We’ve written before about the wonders that turmeric works for the brain.
To cite just a couple prominent examples: Ar-tumerone (a recently discovered turmeric alkaloid that doesn’t get as much attention) has been shown to regenerate brain cells, and curcumin (especially when administered in conjunction with other turmeric alkaloids) may help prevent or even ameliorate Alzheimer’s disease.
And last but not least, turmeric helps stop damage and neurodegeneration before it happens. Integrating it into your daily diet and supplement regimen helps keep your brain sharp, clear, and high-functioning, and protects it from the ravages of aging and environmental toxins.
Researchers also have good reason to believe that turmeric can benefit those suffering from Parkinson’s disease.
This debilitating condition is characterized by the death or dysfunction of vital neurons in the brain that control motor function throughout the body. Thus, those suffering from this degenerative disease experience progressively worsening symptoms of motor impairment, like tremors, stiffness, bradykinesia (slowness of movement), impaired balance and coordination, and more.
Mainstream medicine currently holds that Parkinson’s disease cannot be cured, and it’s said that even the causes are not fully understood. That being said, there are many reasons why experts believe turmeric could be immensely helpful (though it has not yet been specifically used to treat Parkinson’s disease in a clinical setting).
Let’s take a look at some of turmeric’s healing mechanisms that could make it a godsend for Parkinson’s patients.
Full-spectrum brain protection
While the neurodegeneration that leads to diseases like Parkinson’s does not have to be a normal part of aging, there are many environmental risk factors that put wear and tear on our brains.
The more ways in which you can protect your brain from such damage, the better chance you have of preventing or even halting Parkinson’s disease. Because turmeric alkaloids are readily able to cross the blood-brain barrier, it’s able to help in many ways. Here’s what researchers have uncovered so far.
Quells inflammation. Neurological inflammation is one of the primary drivers of brain degeneration. One study commented that turmeric’s potent anti-inflammatory activity is one mechanism that makes it a very promising therapeutic agent for Parkinson’s, and another showed that curcumin counteracts the inflammation often associated with dopamine depletion (a common marker of Parkinson’s).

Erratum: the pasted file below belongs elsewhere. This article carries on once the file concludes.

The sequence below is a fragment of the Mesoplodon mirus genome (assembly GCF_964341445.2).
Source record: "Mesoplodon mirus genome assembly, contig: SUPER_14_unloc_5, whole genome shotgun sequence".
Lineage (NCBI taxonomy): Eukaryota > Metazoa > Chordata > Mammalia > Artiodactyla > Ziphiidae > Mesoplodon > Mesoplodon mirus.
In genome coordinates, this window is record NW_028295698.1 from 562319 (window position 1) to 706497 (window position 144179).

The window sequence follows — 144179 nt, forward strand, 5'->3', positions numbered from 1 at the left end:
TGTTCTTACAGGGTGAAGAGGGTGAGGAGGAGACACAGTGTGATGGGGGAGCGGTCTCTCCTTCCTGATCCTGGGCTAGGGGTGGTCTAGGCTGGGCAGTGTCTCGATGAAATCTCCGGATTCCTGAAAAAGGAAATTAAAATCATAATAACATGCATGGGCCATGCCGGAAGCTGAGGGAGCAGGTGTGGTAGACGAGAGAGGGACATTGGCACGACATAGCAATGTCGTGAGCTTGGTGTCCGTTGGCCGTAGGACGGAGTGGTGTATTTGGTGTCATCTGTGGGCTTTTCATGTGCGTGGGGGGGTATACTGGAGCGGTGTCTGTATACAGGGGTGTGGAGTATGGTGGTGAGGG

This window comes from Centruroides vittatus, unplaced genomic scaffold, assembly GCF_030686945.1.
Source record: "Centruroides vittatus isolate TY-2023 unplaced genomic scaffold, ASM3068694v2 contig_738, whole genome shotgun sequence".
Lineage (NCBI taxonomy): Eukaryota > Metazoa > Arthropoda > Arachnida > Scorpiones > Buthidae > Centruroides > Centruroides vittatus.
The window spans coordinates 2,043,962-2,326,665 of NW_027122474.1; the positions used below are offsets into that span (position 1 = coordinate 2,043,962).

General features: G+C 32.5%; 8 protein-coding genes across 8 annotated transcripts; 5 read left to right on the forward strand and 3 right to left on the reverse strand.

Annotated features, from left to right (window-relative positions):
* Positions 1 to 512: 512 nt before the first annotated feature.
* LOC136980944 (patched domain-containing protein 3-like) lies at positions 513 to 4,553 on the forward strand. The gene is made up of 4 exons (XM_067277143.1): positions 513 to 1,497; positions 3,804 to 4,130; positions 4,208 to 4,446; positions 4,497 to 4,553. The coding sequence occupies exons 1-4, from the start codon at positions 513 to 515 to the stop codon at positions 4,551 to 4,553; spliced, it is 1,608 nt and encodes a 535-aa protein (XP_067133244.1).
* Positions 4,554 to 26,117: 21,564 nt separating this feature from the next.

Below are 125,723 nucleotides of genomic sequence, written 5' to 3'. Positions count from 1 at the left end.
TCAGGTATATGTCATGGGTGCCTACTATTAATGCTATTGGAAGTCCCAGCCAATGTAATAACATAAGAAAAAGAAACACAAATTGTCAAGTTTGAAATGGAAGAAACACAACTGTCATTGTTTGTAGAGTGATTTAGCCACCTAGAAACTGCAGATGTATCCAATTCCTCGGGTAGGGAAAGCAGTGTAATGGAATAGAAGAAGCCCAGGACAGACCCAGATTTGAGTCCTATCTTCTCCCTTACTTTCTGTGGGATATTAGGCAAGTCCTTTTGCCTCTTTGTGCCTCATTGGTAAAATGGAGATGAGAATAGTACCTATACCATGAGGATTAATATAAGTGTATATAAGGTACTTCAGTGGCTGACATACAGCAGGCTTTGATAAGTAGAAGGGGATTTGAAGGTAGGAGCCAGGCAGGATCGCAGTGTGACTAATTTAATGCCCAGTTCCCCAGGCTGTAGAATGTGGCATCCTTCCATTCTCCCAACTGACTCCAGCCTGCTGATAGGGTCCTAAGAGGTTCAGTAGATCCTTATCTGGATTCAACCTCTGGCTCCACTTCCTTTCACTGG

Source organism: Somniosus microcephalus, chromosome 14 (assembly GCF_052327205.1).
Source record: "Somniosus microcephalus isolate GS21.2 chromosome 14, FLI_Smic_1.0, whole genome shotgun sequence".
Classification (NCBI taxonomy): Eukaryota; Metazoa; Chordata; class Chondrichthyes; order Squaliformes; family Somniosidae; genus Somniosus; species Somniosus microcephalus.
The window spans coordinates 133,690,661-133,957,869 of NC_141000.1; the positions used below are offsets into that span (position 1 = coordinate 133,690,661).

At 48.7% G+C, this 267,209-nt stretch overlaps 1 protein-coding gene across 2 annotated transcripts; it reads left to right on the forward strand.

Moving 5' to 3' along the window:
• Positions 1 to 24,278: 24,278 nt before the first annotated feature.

Potent antioxidant activity. Because oxidative stress plays such a massive role in neuronal degeneration, turmeric’s potent antioxidant effects offer perfect brain support. As an antioxidant, turmeric inhibits the damaging free radical peroxynitrite and protects brain cell mitochondria against damage, protects against the death of neurons in the substantia nigra (an area of the brain strongly associated with Parkinson’s), and protects against homocysteine-induced neurotoxicity (high levels of homocysteine are often correlated with Parkinson’s). It even boosts levels of endogenous antioxidants, like glutathione and superoxide dismatuse, which offer powerful neuroprotection.
Keeps dopamine and acetylcholine levels normalized. As mentioned above, decreased levels of essential neurotransmitters (especially dopamine) are commonly associated with Parkinson’s disease. In addition to protecting dopaminergic neurons from damage (in the ways mentioned above), turmeric has also been shown to reverse dopamine depletion and inhibit neurotoxic monoamine oxidase (just like Parkinson’s medications, but without the side effects).
Detoxes heavy metals. The dysfunction of dopaminergic neurons associated with Parkinson’s has been closely correlated with the build-up of toxic iron and other heavy metals. Turmeric is exemplary at detoxing heavy metals from the body and brain; studies have demonstrated that turmeric’s iron-chelating mechanism protects neurons against degeneration.
Normalizes proteins that signal Parkinson’s. In addition to acting as a neuroprotectant in all the ways mentioned above, studies demonstrate that turmeric also works remarkably well for minimizing the biomarkers used to predict the onset of Parkinson’s disease. It prevents neuronal changes in the proteins that signal oxidative stress, inhibits the production of alpha synuclein, a brain cell protein that mutates and becomes dysfunctional during the onset of Parkinson’s, stops the further accumulation of these mutated proteins, and activates a protein called transcription factor EB, which reduces neurotoxicity through a variety of mechanisms.
And this is only a broad overview of the mechanisms that make turmeric such a promising treatment for Parkinson’s disease; researchers are still uncovering more ways in which this miracle root can come to the rescue of those battling this allegedly incurable condition.
Just make sure you’re using the right kind of turmeric
As you can see from the wealth of study data presented above, turmeric is the real deal. Even in ancient times, Ayurveda (the Indian system of holistic healing) recommended turmeric for brain disorders like Parkinson’s.
There’s just one problem with turmeric, though: it’s very difficult for the body to absorb in its natural form. You need to eat a huge amount of the raw root to ensure any therapeutic benefit, and most curcumin extracts are even worse.
If you’re using turmeric to support the healing of Parkinson’s or other acute conditions, it’s essential you use a product that’s specifically formulated for maximum bioavailability, like this one.
Liposomal delivery, full-spectrum extraction, and the addition of fulvic acid make this product unbeatable. Give it a try, and give your brain all the protection it deserves.